There's going to be some overlap of yesterday's impressions with today's.
On our way north, out of Iowa, we saw our first wind farms. Joyce took tons of pictures. Lots more wind farms throughout the rest of yesterday's drive.
Many charming and well-kept farms, more and more beautiful countryside bursting into bloom.
So many flowers, mating (and apparently suicidal with lust as well) red-winged blackbirds, pheasants, geese and ducks in a hundred little blue ponds.
Turned left in Minnesota, which was a little dull and flat at first but then became almost as pretty as Iowa. Crossed the state line into South Dakota, and just couldn't believe how pretty it was! We didn't go far; just to Sioux Falls, where we had a two-day stop in puruit of Laura Ingalls Wilder and family.
Although we were freezing when we got up in the morning, within four hours of leaving Clear Lake: blast furnace! temperatures in the 90s! baked dogs! Okay, so that last one is a slight exaggeration, but it could happen if you weren't paying attention to the heat on the cement in the sun.
Drove north and west to De Smet, which the locals pronunce "duh-SMETT." This kind of thing drives me nuts. The correct pronunciation is "Dismay" as in the original name of the original French priest for whom it was named. Even the original settlers pronounced it "Dismay" and if you've read The Long Winter you can easily see why. Are Americans collectively such ignorant boobs that we have to have everything dumbed down for us? Can we not learn at least one more language that isn't a computer programming language? Can we stop expecting the whole world to conform to us? We are not the international cultural standard. Grow up, people. Open a book. Learn a thing or two from a source other than Entertainment Tonight.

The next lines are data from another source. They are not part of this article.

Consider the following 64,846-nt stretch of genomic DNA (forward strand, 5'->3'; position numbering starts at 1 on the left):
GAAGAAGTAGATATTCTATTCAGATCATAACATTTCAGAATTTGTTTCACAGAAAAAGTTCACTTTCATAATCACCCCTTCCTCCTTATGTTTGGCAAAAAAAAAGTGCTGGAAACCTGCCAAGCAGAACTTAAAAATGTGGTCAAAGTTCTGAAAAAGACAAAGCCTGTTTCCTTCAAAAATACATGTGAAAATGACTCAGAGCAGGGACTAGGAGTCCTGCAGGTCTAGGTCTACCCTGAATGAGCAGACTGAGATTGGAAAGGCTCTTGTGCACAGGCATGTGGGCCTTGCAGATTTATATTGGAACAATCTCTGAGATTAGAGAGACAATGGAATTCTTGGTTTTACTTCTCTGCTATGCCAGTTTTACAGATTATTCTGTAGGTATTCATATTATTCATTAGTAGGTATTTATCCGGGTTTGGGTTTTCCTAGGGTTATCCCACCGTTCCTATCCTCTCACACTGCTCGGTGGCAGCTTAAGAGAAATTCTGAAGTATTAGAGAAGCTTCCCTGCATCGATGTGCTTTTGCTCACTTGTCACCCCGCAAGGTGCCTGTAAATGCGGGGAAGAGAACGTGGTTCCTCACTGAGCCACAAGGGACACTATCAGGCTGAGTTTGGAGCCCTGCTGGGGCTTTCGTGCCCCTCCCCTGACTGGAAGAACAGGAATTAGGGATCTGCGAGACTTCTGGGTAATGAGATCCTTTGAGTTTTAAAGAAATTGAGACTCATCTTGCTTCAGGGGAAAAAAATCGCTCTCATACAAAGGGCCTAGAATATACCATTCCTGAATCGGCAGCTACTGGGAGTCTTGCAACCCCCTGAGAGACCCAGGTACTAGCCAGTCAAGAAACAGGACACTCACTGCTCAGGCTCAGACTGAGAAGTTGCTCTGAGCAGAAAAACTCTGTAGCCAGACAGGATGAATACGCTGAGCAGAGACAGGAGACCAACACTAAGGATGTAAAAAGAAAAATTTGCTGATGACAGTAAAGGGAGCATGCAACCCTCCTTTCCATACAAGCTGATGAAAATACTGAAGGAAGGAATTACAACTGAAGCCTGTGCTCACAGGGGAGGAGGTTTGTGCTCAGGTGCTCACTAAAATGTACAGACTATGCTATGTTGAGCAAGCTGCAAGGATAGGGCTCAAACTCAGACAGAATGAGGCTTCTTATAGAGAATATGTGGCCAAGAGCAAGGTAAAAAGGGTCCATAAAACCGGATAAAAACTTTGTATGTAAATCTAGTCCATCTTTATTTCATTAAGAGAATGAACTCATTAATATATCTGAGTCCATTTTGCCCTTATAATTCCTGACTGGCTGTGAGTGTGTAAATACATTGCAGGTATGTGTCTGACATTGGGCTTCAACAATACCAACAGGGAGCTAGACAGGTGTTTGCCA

Anyhow, because we like the Great Plains so much, it was no surprise that we enjoyed the Ingalls-Wilder homestead, and the town, too. One thing I learned is that all the pretty copses and groves weren't there when the Ingalls arrived. Almost every tree was planted by individual farmers or government programs. So it wasn't pretty then, or easy, or any romantic thing. Those PBS shows on frontier and pioneer life are pretty accurate. It was hard. We should have learned something from the native Americans who preceeded us, and left things as they were. The dogs loved the homestead, too, with all the animals and holes in the ground and interesting smells, but then, they are animals, and this land belonged to animals first.
On the return from De Smet, the weather turned really hot and windy again. It was really unbearable, and was another reason homesteding must have been so hard. We headed for the pool and didn't go out again until the sun was down. Next day: off to Wall, a 300-mile leg.